Hacking. It is a word that is misunderstood by those who are outside the technology corridor of the binary digits. Due to news reports, government authorities and Hollywood flash, the term "hacker" and "hacking" usually have nefarious meanings. In true form a hacker is someone who is interested in how computers work and "hacks" together code as they learn and make the computer do tasks. Linus was/is a hacker as he took code from minix and rewrote the code into what became the Linux kernel. He had a curiosity to make a better system.
I just blogged about the fact that Unix turns 40 this month and how Linux owes its lineage to the code that brought Unix to life. Unix was put together by hackers. Ken Thompson and Dennis Ritchie thought they could design a better system than what DEC had put out and became determined to put code together to do just that very thing. So Linux descended from the world of hacking.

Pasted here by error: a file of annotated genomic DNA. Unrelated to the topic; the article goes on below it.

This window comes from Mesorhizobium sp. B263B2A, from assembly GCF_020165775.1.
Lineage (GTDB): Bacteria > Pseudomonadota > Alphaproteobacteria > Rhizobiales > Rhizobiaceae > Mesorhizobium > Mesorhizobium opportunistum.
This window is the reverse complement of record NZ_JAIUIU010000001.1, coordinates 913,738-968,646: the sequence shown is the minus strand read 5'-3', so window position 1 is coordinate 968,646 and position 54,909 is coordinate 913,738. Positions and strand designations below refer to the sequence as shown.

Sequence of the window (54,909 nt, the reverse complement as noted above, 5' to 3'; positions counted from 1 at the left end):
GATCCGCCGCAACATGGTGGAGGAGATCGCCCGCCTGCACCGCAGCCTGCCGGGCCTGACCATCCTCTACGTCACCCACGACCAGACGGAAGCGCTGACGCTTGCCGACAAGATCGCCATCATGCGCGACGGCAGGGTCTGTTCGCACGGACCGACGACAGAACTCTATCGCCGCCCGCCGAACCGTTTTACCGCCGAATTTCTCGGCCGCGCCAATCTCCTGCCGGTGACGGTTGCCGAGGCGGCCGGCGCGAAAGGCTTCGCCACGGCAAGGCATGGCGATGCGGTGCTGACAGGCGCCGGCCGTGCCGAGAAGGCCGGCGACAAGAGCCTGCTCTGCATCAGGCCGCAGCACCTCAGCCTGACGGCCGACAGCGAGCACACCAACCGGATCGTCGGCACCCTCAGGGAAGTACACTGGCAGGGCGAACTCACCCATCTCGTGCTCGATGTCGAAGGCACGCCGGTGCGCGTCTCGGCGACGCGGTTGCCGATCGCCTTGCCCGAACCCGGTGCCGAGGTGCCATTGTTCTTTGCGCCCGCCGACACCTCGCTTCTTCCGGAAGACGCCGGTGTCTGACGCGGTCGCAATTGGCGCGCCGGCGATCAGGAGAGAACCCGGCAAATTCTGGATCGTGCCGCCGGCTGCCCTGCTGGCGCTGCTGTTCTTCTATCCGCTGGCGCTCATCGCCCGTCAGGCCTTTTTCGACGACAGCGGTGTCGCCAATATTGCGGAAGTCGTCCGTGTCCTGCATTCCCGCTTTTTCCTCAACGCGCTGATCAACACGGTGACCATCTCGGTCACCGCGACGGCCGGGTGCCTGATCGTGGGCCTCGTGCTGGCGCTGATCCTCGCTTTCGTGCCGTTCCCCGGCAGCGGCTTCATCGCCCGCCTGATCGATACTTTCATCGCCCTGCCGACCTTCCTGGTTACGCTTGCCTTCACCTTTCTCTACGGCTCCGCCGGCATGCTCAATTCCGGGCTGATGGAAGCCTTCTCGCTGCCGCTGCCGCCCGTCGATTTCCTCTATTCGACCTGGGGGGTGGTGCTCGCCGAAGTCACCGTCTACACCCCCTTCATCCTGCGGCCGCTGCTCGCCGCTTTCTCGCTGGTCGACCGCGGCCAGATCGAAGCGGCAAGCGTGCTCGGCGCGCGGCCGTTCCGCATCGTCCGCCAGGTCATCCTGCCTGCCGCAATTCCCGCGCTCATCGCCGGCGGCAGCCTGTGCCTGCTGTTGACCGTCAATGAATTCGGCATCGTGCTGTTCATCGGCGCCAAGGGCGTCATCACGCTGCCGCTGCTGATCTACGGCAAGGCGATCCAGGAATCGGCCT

Linux is powerful because it gives us the power to hack...freely. I'm not talking about unethical hacking where one actively looks for ways to exploit code or flaws for personal gain that harms others. I'm talking about the ability to learn...to code better and faster systems and applications.
Now, I am very interested in the security aspect of Linux and the binary world. As more people learn to hack code it opens up the door to find the flaws or methods to exploit the hacks that currently exist. Keeps things interesting really. Someone builds code, someone hacks it, someone then hacks the hack and new code is released and the process starts all over again.
Either way, it all starts because someone is curious how the machine works and what can they make that machine do. This was an interesting video/documentary about the history of hacking and what it was verses what it has become. The original players in laying the foundation of what we know as "modern computers" all played a role in hacking, and this video tells you about them and their stories. It transcends from the process of coding into the process of security/exploitation. Unix owes its development to hacking, and Linux descended from that very hacking. If you have an interest in Linux, security and hacking then you might just enjoy watching this.
Remember...to know where you are going, you must first understand where you came from.
Cheers - Kryptikos